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<<back forward>> -- News and information about meteor showers, solar flares, auroras, and near-Earth asteroids
Current conditions
Solar wind
speed: 528.8 km/sec
density: 0.3 protons/cm3
explanation | more data
Updated: Today at 2243 UT
X-ray Solar Flares
6-hr max: A0
2245 UT May06
24-hr: A0
2245 UT May06
explanation | more data
Updated: Today at: 2245 UT
Daily Sun: 06 May 08
New-cycle sunspot 993 is rapidly fading to invisibility. Credit: SOHO/MDI
Sunspot number: 15
What is the sunspot number?
Updated 05 May 2008
Far side of the Sun:
This holographic image reveals no sunspots on the farside of the sun. Image credit: SOHO/MDI
Planetary K-index
Now: Kp= 1 quiet
24-hr max: Kp= 4
explanation | more data
Current Auroral Oval:
Switch to: Europe, USA, New Zealand, Antarctica
What is the auroral oval?
Interplanetary Mag. Field
Btotal: 4.2 nT
Bz: 0.3 nT north
explanation | more data
Updated: Today at 2246 UT
Coronal Holes:
Earth is inside a solar wind stream flowing from the indicated coronal hole. Credit: SOHO Extreme UV Telescope
NOAA Forecasts
Updated at: 2008 May 06 2203 UTC
0-24 hr
24-48 hr
01 %
01 %
01 %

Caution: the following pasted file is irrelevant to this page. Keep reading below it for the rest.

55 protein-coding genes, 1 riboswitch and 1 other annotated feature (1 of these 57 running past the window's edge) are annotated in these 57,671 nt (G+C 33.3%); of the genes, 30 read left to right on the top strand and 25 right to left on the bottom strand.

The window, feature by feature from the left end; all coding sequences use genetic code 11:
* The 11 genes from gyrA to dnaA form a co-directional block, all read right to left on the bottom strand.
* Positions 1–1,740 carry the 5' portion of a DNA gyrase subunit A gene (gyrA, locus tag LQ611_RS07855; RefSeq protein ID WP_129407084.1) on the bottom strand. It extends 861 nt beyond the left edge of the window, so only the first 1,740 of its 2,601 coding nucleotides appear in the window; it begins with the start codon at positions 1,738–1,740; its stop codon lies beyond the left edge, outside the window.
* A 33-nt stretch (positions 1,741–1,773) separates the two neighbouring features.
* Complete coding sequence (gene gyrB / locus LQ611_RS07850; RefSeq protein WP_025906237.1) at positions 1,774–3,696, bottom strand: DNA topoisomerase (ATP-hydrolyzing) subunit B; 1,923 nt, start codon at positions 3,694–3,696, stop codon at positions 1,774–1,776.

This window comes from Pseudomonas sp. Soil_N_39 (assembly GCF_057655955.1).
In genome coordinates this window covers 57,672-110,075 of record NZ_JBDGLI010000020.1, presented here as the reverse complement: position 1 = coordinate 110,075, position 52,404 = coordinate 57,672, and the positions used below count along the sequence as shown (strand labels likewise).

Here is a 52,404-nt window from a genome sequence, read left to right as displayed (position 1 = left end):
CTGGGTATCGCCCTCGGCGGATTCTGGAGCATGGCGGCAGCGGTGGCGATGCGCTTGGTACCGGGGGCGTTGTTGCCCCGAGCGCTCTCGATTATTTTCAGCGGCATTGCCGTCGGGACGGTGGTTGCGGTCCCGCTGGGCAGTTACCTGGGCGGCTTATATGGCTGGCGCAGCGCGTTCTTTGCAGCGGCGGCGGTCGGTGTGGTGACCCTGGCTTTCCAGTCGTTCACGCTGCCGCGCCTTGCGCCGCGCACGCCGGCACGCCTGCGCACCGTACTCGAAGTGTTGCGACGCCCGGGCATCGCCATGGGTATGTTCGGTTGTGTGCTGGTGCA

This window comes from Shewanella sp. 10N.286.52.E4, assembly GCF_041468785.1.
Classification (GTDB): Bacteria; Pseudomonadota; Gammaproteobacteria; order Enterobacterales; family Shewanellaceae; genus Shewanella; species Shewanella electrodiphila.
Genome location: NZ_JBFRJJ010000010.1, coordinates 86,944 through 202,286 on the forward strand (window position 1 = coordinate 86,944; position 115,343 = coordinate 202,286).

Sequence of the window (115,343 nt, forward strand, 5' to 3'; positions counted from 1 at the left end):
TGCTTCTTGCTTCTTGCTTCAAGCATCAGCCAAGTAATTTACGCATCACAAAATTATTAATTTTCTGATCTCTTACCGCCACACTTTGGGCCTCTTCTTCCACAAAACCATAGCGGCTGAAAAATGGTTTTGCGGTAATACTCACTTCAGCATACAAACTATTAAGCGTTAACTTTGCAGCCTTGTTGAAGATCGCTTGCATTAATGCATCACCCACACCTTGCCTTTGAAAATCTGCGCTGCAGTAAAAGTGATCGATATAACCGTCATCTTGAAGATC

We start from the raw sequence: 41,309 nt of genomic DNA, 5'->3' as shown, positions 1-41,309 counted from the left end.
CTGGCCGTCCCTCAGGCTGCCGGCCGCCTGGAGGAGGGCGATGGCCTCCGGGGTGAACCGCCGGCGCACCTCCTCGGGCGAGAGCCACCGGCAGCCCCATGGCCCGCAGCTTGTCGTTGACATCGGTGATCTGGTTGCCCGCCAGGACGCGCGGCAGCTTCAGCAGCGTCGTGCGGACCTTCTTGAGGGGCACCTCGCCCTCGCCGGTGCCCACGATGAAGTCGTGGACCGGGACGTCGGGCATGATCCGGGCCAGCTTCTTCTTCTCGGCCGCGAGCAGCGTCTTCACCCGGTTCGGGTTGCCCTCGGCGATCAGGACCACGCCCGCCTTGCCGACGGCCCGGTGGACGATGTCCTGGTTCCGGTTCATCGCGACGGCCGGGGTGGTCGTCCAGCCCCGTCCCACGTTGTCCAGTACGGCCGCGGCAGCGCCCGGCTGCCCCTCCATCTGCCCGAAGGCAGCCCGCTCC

01 %
Geomagnetic Storms:
Probabilities for significant disturbances in Earth's magnetic field are given for three activity levels: active, minor storm, severe storm
Updated at: 2008 May 06 2203 UTC
0-24 hr
24-48 hr
20 %
10 %
05 %
05 %
01 %
01 %
High latitudes
0-24 hr
24-48 hr
30 %
10 %
10 %
05 %
05 %
01 %
What's up in Space
May 6, 2008
MOTHER'S DAY: Give your mom a truly heavenly gift on May 11th--a subscription to Space Weather PHONE!  

THE ACTION IS... on the edge of the sun. A large prominence is dancing along the sun's western limb, changing shape so fast it is tricky to photograph and even trickier to sketch. Readers, if you have a solar telescope, take a look.

more images: from Greg Piepol of Rockville, Maryland; from Stephen Ames of Hodgenville, Kentucky; from Steve Wainwright of South Wales, UK; from Cai-Uso Wohler of Bispingen, Germany;

MERCURY & THE MOON: When the sun goes down tonight, step outside and look west. You'll find Mercury and the Moon beaming side-by-side through the sunset. Seeing Mercury is rare enough; seeing Mercury together with an exquisite crescent Moon is out of this world! You won't even need a sky map.

SUN HALO: Look into the eyes of someone you love and behold ... a sun halo? It happened yesterday in Spain, says photographer Enrique Luque Cervigón. "There was a 22-degree halo reflected in the glasses of my girlfriend."

"The sky over Madrid was criss-crossed by high clouds," he explains. Ice crystals in those clouds caught the rays of the sun and bent them into a magnificent halo. Displays like these are common enough, but often missed because the glare of the sun makes us divert our gaze. Now you know where to look.

more images: from Wah! of Hong Kong; from Jean Chiasson of Varadero, Cuba; from Yasmin Angelique Walter near Frankfurt, Germany; from Mustafa Erol of Antalya, Turkey; from Jonas Förste of Jakobstad, Finland;